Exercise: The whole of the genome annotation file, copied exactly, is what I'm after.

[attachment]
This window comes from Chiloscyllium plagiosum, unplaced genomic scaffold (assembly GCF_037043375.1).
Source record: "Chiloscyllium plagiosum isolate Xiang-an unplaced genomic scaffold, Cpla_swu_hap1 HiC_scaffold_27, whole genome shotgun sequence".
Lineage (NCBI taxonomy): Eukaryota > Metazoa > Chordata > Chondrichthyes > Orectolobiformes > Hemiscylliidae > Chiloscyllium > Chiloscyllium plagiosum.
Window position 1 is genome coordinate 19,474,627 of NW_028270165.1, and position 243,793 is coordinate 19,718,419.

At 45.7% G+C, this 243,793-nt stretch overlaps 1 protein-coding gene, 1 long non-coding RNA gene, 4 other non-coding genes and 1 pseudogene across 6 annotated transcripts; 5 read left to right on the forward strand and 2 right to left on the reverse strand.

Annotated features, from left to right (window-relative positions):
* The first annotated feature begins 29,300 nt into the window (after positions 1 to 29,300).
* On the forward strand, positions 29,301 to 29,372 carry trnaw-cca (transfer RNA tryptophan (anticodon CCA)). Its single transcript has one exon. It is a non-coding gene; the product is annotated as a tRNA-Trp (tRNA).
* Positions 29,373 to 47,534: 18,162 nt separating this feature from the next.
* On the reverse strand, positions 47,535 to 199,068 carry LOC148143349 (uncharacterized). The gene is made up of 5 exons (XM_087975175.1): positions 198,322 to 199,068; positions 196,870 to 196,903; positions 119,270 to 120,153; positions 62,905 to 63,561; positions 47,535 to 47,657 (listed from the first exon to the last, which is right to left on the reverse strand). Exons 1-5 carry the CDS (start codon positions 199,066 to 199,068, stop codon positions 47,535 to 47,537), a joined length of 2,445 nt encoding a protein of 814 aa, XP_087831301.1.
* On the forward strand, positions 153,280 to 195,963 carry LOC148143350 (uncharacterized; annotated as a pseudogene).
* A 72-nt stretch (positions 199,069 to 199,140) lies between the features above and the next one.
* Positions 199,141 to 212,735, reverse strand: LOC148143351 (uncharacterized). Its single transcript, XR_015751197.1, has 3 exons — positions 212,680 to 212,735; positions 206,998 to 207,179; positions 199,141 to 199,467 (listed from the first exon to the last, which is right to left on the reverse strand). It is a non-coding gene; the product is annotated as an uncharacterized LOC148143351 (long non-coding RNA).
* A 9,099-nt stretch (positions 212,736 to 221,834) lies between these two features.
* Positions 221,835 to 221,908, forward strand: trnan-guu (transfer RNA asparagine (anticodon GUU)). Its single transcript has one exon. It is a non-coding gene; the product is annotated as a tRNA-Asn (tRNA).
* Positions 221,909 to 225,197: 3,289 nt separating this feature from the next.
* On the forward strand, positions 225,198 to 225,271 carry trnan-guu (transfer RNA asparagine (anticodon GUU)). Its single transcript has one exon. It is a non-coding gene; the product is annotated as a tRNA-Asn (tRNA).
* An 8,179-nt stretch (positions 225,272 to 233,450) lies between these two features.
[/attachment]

This window comes from Chiloscyllium plagiosum, unplaced genomic scaffold (assembly GCF_037043375.1).
Source record: "Chiloscyllium plagiosum isolate Xiang-an unplaced genomic scaffold, Cpla_swu_hap1 HiC_scaffold_27, whole genome shotgun sequence".
Lineage (NCBI taxonomy): Eukaryota > Metazoa > Chordata > Chondrichthyes > Orectolobiformes > Hemiscylliidae > Chiloscyllium > Chiloscyllium plagiosum.
Window position 1 is genome coordinate 19,474,627 of NW_028270165.1, and position 243,793 is coordinate 19,718,419.

At 45.7% G+C, this 243,793-nt stretch overlaps 1 protein-coding gene, 1 long non-coding RNA gene, 4 other non-coding genes and 1 pseudogene across 6 annotated transcripts; 5 read left to right on the forward strand and 2 right to left on the reverse strand.

Annotated features, from left to right (window-relative positions):
* The first annotated feature begins 29,300 nt into the window (after positions 1 to 29,300).
* On the forward strand, positions 29,301 to 29,372 carry trnaw-cca (transfer RNA tryptophan (anticodon CCA)). Its single transcript has one exon. It is a non-coding gene; the product is annotated as a tRNA-Trp (tRNA).
* Positions 29,373 to 47,534: 18,162 nt separating this feature from the next.
* On the reverse strand, positions 47,535 to 199,068 carry LOC148143349 (uncharacterized). The gene is made up of 5 exons (XM_087975175.1): positions 198,322 to 199,068; positions 196,870 to 196,903; positions 119,270 to 120,153; positions 62,905 to 63,561; positions 47,535 to 47,657 (listed from the first exon to the last, which is right to left on the reverse strand). Exons 1-5 carry the CDS (start codon positions 199,066 to 199,068, stop codon positions 47,535 to 47,537), a joined length of 2,445 nt encoding a protein of 814 aa, XP_087831301.1.
* On the forward strand, positions 153,280 to 195,963 carry LOC148143350 (uncharacterized; annotated as a pseudogene).
* A 72-nt stretch (positions 199,069 to 199,140) lies between the features above and the next one.
* Positions 199,141 to 212,735, reverse strand: LOC148143351 (uncharacterized). Its single transcript, XR_015751197.1, has 3 exons — positions 212,680 to 212,735; positions 206,998 to 207,179; positions 199,141 to 199,467 (listed from the first exon to the last, which is right to left on the reverse strand). It is a non-coding gene; the product is annotated as an uncharacterized LOC148143351 (long non-coding RNA).
* A 9,099-nt stretch (positions 212,736 to 221,834) lies between these two features.
* Positions 221,835 to 221,908, forward strand: trnan-guu (transfer RNA asparagine (anticodon GUU)). Its single transcript has one exon. It is a non-coding gene; the product is annotated as a tRNA-Asn (tRNA).
* Positions 221,909 to 225,197: 3,289 nt separating this feature from the next.
* On the forward strand, positions 225,198 to 225,271 carry trnan-guu (transfer RNA asparagine (anticodon GUU)). Its single transcript has one exon. It is a non-coding gene; the product is annotated as a tRNA-Asn (tRNA).
* An 8,179-nt stretch (positions 225,272 to 233,450) lies between these two features.